Science.gov (United States)

    Aubry, Tim; Nelson, Geoffrey; Tsemberis, Sam

    2015-01-01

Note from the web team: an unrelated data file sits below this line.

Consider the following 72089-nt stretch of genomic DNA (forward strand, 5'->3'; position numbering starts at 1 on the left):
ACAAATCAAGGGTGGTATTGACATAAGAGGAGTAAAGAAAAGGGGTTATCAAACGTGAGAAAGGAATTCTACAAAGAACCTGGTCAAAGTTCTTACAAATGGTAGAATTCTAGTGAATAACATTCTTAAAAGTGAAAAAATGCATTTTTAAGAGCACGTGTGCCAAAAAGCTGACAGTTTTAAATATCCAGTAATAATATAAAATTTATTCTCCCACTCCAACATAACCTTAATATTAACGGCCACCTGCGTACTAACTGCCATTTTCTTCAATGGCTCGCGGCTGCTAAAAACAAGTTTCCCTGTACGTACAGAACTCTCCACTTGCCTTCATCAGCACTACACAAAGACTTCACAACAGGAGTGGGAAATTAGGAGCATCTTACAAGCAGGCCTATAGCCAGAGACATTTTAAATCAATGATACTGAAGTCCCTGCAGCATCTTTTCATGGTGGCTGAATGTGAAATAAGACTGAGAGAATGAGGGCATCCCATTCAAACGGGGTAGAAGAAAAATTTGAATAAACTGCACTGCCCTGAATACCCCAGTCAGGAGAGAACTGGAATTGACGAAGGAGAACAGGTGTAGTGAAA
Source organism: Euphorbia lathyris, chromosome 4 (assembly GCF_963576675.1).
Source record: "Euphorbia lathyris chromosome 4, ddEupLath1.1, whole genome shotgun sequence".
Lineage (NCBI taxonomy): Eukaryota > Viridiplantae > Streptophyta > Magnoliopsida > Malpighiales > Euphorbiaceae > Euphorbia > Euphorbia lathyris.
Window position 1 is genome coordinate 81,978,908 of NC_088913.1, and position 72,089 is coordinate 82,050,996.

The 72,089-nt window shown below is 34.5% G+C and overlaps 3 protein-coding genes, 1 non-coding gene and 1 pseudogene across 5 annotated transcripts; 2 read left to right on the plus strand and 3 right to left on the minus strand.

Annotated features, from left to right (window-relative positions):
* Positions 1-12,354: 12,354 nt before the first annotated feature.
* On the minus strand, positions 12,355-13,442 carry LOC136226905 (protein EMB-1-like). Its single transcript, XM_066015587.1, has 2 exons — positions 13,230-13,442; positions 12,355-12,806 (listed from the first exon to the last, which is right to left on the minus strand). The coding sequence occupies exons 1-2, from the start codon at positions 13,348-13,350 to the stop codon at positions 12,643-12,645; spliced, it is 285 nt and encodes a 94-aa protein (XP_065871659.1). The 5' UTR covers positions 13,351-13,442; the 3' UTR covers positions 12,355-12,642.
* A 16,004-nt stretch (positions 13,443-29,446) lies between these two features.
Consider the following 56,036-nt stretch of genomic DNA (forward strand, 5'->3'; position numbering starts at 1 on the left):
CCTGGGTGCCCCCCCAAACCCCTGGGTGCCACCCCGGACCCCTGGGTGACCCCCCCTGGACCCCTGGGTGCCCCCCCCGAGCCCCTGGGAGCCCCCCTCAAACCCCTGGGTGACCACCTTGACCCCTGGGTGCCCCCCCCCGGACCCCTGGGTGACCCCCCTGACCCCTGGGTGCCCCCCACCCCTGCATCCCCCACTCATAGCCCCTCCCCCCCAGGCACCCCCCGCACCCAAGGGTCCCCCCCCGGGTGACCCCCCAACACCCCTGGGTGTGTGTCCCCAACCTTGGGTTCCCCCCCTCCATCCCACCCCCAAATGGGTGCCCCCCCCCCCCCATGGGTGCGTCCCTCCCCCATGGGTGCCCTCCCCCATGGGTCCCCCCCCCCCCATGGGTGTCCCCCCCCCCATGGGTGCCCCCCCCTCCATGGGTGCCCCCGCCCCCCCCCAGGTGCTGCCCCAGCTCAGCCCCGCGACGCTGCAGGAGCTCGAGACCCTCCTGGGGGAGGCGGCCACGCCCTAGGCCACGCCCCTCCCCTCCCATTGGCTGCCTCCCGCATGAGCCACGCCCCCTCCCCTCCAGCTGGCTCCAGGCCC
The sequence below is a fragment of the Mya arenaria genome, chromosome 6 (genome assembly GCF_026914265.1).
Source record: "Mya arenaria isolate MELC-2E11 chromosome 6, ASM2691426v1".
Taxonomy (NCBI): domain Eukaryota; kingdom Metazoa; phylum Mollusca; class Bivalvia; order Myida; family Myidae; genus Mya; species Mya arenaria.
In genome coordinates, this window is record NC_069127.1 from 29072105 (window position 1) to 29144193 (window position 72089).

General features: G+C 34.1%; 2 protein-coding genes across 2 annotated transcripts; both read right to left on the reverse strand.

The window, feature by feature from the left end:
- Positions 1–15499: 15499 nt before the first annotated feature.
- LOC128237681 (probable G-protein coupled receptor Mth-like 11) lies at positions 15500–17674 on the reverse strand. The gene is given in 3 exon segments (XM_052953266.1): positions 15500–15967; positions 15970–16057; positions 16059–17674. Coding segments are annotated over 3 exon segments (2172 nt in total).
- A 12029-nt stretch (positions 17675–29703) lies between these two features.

Objective: To provide a review of the extant research literature on Housing First (HF) for people with severe mental illness (SMI) who are homeless and to describe the findings of the recently completed At Home (AH)–Chez soi (CS) demonstration project. HF represents a paradigm shift in the delivery of community mental health services, whereby people with SMI who are homeless are supported through assertive community treatment or intensive case management to move into regular housing. Method: The AH–CS demonstration project entailed a randomized controlled trial conducted in 5 Canadian cities between 2009 and 2013. Mixed methods were used to examine the implementation of HF programs and participant outcomes, comparing 1158 people receiving HF to 990 people receiving standard care. Results: Initial research conducted in the United States shows HF to be a promising approach, yielding superior outcomes in helping people to rapidly exit homelessness and establish stable housing. Findings from the AH–CS demonstration project reveal that HF can be successfully adapted to different contexts and for different populations without losing its fidelity. People receiving HF achieved superior housing outcomes and showed more rapid improvements in community functioning and quality of life than those receiving treatment as usual. Conclusions: Knowledge translation efforts have been undertaken to disseminate the positive findings and lessons learned from the AH–CS project and to scale up the HF approach across Canada. PMID:26720504